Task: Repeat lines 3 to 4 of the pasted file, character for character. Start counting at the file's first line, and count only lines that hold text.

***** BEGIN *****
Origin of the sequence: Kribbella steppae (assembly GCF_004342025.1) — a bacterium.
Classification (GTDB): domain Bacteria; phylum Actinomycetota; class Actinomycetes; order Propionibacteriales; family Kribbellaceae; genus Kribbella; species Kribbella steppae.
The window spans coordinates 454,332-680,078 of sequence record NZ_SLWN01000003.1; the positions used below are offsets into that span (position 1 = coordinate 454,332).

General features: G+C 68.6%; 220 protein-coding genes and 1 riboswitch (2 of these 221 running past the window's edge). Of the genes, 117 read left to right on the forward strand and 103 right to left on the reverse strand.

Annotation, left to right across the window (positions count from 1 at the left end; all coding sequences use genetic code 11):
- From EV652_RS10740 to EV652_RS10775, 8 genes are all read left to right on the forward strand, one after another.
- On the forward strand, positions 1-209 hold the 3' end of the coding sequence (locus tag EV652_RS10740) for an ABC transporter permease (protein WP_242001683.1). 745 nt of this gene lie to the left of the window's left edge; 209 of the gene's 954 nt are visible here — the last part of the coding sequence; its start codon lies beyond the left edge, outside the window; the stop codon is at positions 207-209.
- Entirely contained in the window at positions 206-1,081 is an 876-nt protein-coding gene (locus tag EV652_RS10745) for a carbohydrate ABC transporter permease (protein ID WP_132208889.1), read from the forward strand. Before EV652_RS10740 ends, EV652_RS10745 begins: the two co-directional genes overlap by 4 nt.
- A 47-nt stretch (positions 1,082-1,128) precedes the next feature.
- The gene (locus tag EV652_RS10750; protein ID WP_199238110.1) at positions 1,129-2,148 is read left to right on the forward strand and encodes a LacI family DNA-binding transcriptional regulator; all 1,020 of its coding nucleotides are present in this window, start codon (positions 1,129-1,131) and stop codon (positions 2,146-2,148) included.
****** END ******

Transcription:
The window spans coordinates 454,332-680,078 of sequence record NZ_SLWN01000003.1; the positions used below are offsets into that span (position 1 = coordinate 454,332).

General features: G+C 68.6%; 220 protein-coding genes and 1 riboswitch (2 of these 221 running past the window's edge). Of the genes, 117 read left to right on the forward strand and 103 right to left on the reverse strand.